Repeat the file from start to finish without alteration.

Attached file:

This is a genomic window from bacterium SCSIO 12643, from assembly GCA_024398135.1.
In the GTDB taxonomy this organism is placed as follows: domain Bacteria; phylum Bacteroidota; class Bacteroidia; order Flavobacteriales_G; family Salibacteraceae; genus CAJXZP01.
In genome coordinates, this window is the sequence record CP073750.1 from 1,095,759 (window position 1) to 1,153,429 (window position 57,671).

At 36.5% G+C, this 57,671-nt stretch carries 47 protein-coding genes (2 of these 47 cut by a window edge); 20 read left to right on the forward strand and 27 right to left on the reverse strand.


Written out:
This is a genomic window from bacterium SCSIO 12643, from assembly GCA_024398135.1.
In the GTDB taxonomy this organism is placed as follows: domain Bacteria; phylum Bacteroidota; class Bacteroidia; order Flavobacteriales_G; family Salibacteraceae; genus CAJXZP01.
In genome coordinates, this window is the sequence record CP073750.1 from 1,095,759 (window position 1) to 1,153,429 (window position 57,671).

At 36.5% G+C, this 57,671-nt stretch carries 47 protein-coding genes (2 of these 47 cut by a window edge); 20 read left to right on the forward strand and 27 right to left on the reverse strand.